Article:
New rail drawbridge to be built as part of Brightline’s $2.7 billion expansion: CEG
Work on the railroad tracks across the Loxahatchee River will require the railroad bridge to remain closed for extended periods between April 10 and May 31, preventing boats from moving freely between the river and Jupiter Inlet and Intracoastal Waterway. (Photo by Lannis Waters/The Palm Beach Post)
A modern railroad drawbridge is set to be erected soon across the Loxahatchee River in Jupiter, Florida, for Brightline, the company currently building a high-speed rail line between Miami and Orlando International Airport.
Construction of the drawbridge is scheduled to begin April 10, and when work to place its components is complete in late May, a key part of Brightline’s $2.7 billion expansion in Orlando will be complete, the city said. company in an April 5 press release.
The new structure will replace the current drawbridge, built in 1926, and improve the reliability and efficiency of the crossing, which carries trains across a popular shipping channel in Palm Beach County.
An important Brightline crossing point
As one of two movable bridge structures in Brightline’s Orlando expansion project, the Jupiter Drawbridge is a key connection between South Florida and Central Florida.
Due to the type of construction work and safety precautions required, the installation of the new drawbridge will require a temporary closure of the river channel, located just west of the Atlantic Ocean, and will prevent boats from move freely between the river and Jupiter Inlet and Intracoastal. Waterway over a period of seven weeks in April and May.
In addition, Brightline is also rehabilitating the entire 583-foot-long Loxahatchee River Bridge with the complete replacement of its electrical system and operating machinery, as well as the installation of a second track.
Once the bridge is complete, boaters will see the benefits it is designed to provide, Brightline noted in its release, including improved reliability of bridge openings and closings and additional clearance for small watercraft. For example, at its southern end, the bridge will receive a new small craft navigation span that will increase its vertical clearance by 14 feet and allow more vessels to pass without having to open the drawbridge.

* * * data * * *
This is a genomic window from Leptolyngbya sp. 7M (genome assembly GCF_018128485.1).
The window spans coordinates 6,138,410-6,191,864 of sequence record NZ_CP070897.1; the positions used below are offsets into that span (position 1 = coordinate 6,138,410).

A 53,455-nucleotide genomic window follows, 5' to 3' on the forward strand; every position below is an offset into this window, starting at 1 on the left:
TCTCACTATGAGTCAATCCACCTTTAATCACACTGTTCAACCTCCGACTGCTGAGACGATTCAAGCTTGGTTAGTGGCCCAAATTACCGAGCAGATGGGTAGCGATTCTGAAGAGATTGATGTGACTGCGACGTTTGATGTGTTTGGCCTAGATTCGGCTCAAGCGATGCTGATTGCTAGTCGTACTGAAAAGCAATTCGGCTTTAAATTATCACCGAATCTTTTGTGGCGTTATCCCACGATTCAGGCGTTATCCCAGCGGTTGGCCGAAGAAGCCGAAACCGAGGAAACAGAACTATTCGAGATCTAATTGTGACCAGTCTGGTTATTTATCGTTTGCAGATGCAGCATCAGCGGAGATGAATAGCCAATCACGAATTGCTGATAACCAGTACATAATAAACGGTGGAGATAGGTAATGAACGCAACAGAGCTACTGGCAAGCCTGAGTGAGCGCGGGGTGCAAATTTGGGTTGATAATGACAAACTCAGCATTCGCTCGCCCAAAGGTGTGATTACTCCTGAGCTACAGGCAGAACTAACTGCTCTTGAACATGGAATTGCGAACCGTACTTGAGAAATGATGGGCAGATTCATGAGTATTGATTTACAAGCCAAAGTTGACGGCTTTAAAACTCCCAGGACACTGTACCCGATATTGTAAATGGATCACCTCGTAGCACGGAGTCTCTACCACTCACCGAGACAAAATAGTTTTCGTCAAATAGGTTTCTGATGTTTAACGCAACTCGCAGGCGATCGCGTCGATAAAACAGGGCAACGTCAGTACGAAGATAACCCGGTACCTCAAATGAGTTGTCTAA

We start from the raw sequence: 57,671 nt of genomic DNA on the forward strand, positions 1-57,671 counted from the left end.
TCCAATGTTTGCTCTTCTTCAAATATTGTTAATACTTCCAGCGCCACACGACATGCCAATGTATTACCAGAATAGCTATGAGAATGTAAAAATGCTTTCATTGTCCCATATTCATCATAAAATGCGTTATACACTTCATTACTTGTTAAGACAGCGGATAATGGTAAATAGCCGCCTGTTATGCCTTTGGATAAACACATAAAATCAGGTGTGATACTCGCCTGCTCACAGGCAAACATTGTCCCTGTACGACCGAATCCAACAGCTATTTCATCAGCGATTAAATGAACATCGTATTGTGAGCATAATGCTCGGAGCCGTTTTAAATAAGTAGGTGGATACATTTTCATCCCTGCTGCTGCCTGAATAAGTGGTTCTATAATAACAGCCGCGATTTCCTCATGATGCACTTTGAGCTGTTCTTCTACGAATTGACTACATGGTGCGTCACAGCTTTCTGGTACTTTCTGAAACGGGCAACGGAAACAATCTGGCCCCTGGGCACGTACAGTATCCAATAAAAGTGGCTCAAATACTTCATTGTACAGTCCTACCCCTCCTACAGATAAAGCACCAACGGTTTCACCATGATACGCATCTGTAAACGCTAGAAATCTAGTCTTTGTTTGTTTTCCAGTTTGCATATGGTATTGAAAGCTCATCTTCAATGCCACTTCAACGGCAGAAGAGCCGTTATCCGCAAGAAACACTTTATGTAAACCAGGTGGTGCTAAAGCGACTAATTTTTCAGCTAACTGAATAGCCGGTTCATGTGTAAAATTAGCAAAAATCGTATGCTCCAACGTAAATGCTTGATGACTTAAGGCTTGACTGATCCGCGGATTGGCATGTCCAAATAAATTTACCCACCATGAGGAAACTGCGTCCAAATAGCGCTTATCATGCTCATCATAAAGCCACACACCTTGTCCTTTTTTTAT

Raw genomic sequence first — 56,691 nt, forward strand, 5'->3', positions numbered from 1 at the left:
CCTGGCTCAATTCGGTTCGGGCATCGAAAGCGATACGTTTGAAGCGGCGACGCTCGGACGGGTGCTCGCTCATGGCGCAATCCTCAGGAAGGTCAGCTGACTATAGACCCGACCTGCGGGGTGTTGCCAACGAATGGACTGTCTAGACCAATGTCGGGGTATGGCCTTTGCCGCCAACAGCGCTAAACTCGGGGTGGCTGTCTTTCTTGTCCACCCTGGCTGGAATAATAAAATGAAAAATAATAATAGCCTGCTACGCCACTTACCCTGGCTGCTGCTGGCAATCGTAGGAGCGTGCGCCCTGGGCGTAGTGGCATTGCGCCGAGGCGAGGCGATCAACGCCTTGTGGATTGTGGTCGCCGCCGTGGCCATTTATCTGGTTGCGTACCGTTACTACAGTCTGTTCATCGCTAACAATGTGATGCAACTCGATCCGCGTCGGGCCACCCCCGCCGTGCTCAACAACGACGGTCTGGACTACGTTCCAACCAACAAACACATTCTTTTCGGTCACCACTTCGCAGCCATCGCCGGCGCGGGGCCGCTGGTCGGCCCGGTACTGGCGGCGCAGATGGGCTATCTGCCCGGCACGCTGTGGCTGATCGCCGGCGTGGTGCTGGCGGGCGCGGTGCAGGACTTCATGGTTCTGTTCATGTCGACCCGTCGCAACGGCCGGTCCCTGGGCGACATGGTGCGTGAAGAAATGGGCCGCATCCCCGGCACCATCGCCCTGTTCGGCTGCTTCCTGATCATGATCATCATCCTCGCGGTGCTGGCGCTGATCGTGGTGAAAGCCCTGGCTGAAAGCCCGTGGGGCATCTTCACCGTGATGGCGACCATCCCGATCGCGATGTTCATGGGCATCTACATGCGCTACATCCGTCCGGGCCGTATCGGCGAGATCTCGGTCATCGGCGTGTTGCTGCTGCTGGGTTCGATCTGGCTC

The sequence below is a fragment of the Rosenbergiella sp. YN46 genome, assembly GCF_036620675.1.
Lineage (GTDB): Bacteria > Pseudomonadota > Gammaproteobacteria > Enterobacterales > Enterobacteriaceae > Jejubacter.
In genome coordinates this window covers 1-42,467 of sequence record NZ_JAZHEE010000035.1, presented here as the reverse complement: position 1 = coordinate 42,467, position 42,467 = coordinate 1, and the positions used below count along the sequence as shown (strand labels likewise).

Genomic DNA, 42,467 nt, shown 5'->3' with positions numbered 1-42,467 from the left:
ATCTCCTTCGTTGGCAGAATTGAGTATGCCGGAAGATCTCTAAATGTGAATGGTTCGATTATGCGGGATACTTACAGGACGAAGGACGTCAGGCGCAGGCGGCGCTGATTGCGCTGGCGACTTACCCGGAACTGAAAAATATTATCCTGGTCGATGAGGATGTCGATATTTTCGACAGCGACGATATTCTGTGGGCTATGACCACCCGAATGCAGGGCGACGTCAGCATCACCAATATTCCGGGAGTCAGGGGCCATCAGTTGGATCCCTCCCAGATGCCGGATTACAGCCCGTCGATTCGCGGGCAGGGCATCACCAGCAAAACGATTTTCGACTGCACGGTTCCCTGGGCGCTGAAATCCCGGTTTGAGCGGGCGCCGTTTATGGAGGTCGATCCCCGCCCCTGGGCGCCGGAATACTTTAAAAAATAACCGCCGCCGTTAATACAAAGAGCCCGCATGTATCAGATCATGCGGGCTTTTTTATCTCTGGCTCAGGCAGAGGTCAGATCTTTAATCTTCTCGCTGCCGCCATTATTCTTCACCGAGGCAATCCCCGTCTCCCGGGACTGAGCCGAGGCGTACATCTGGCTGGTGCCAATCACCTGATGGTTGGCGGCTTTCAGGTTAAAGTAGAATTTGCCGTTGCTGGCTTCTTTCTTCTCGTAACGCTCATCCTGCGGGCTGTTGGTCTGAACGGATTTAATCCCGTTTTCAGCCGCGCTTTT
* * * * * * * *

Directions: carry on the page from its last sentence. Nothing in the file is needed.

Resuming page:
“The Loxahatchee River Bridge represents one of the most complex construction projects along our Orlando extension,” said Michael Cegelis, executive vice president of rail infrastructure and development for Brightline. “Extensive work was required on the nearly 100-year-old structure to make it ready for high-speed rail travel. This new structure is another important example of the significant investment Brightline is making to improve the transportation infrastructure of Florida.”
Scott Bridge Company, headquartered in Opelika, Alabama, was selected as the contractor for the drawbridge replacement project.
Brightline’s expansion of high-speed trains between Miami and Orlando will be complete by the end of 2022, the company told the Palm Beach Post, and passenger rail service is expected to begin in early 2023.
Floating bridge components on site
Construction of the new Loxahatchee River drawbridge will require multiple barges and cranes in the navigation channel, Brightline said in its statement. Plans call for the pieces of the structure to be loaded onto barges and rolled into place, blocking the waterway from boat traffic.
At the start and end of the 52-day project, no boat traffic will be allowed to pass and freight traffic will be briefly suspended. During the six-week work period between jobs, the temporary rail bridge span will be raised twice a day to accommodate the busy waterway and allow boats to pass.
Brightline’s bridge work is being coordinated with the United States Coast Guard (USCG), Jupiter Inlet District, Florida East Coast Railway and local municipalities. The Clearance Improvement Project is also being done in conjunction with the District of Jupiter Inlet.